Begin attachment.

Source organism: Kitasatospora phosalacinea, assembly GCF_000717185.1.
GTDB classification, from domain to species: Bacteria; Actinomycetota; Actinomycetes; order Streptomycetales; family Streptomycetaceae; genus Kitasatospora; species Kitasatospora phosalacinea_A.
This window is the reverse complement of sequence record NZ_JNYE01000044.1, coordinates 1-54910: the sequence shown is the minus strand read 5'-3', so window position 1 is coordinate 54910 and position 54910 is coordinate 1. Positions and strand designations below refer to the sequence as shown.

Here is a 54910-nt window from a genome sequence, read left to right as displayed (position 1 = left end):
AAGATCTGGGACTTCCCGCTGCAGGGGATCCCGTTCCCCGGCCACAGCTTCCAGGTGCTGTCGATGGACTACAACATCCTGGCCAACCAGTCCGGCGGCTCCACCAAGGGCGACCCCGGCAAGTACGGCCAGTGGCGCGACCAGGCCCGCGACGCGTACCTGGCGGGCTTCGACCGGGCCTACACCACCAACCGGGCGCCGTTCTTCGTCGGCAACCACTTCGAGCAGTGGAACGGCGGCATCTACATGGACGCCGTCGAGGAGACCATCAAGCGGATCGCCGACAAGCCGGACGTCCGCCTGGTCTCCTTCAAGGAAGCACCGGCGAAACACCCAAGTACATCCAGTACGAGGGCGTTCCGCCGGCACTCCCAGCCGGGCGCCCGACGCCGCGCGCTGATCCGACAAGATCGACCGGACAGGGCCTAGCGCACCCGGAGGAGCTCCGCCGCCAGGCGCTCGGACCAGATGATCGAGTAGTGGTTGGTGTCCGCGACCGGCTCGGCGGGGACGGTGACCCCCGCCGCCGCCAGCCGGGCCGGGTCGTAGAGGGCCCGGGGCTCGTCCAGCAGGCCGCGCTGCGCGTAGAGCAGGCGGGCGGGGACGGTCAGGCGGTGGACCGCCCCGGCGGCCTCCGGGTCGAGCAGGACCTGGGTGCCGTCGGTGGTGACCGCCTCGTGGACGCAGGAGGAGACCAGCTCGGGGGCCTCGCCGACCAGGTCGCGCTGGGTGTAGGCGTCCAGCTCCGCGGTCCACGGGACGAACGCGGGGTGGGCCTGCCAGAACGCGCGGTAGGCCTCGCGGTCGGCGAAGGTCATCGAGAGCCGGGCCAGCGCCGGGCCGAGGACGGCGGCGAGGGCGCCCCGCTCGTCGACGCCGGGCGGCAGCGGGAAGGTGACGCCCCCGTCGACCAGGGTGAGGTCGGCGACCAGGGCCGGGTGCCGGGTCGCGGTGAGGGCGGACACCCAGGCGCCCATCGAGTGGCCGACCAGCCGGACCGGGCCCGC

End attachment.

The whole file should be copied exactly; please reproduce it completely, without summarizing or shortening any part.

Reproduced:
Source organism: Kitasatospora phosalacinea, assembly GCF_000717185.1.
GTDB classification, from domain to species: Bacteria; Actinomycetota; Actinomycetes; order Streptomycetales; family Streptomycetaceae; genus Kitasatospora; species Kitasatospora phosalacinea_A.
This window is the reverse complement of sequence record NZ_JNYE01000044.1, coordinates 1-54910: the sequence shown is the minus strand read 5'-3', so window position 1 is coordinate 54910 and position 54910 is coordinate 1. Positions and strand designations below refer to the sequence as shown.

Here is a 54910-nt window from a genome sequence, read left to right as displayed (position 1 = left end):
AAGATCTGGGACTTCCCGCTGCAGGGGATCCCGTTCCCCGGCCACAGCTTCCAGGTGCTGTCGATGGACTACAACATCCTGGCCAACCAGTCCGGCGGCTCCACCAAGGGCGACCCCGGCAAGTACGGCCAGTGGCGCGACCAGGCCCGCGACGCGTACCTGGCGGGCTTCGACCGGGCCTACACCACCAACCGGGCGCCGTTCTTCGTCGGCAACCACTTCGAGCAGTGGAACGGCGGCATCTACATGGACGCCGTCGAGGAGACCATCAAGCGGATCGCCGACAAGCCGGACGTCCGCCTGGTCTCCTTCAAGGAAGCACCGGCGAAACACCCAAGTACATCCAGTACGAGGGCGTTCCGCCGGCACTCCCAGCCGGGCGCCCGACGCCGCGCGCTGATCCGACAAGATCGACCGGACAGGGCCTAGCGCACCCGGAGGAGCTCCGCCGCCAGGCGCTCGGACCAGATGATCGAGTAGTGGTTGGTGTCCGCGACCGGCTCGGCGGGGACGGTGACCCCCGCCGCCGCCAGCCGGGCCGGGTCGTAGAGGGCCCGGGGCTCGTCCAGCAGGCCGCGCTGCGCGTAGAGCAGGCGGGCGGGGACGGTCAGGCGGTGGACCGCCCCGGCGGCCTCCGGGTCGAGCAGGACCTGGGTGCCGTCGGTGGTGACCGCCTCGTGGACGCAGGAGGAGACCAGCTCGGGGGCCTCGCCGACCAGGTCGCGCTGGGTGTAGGCGTCCAGCTCCGCGGTCCACGGGACGAACGCGGGGTGGGCCTGCCAGAACGCGCGGTAGGCCTCGCGGTCGGCGAAGGTCATCGAGAGCCGGGCCAGCGCCGGGCCGAGGACGGCGGCGAGGGCGCCCCGCTCGTCGACGCCGGGCGGCAGCGGGAAGGTGACGCCCCCGTCGACCAGGGTGAGGTCGGCGACCAGGGCCGGGTGCCGGGTCGCGGTGAGGGCGGACACCCAGGCGCCCATCGAGTGGCCGACCAGCCGGACCGGGCCCGC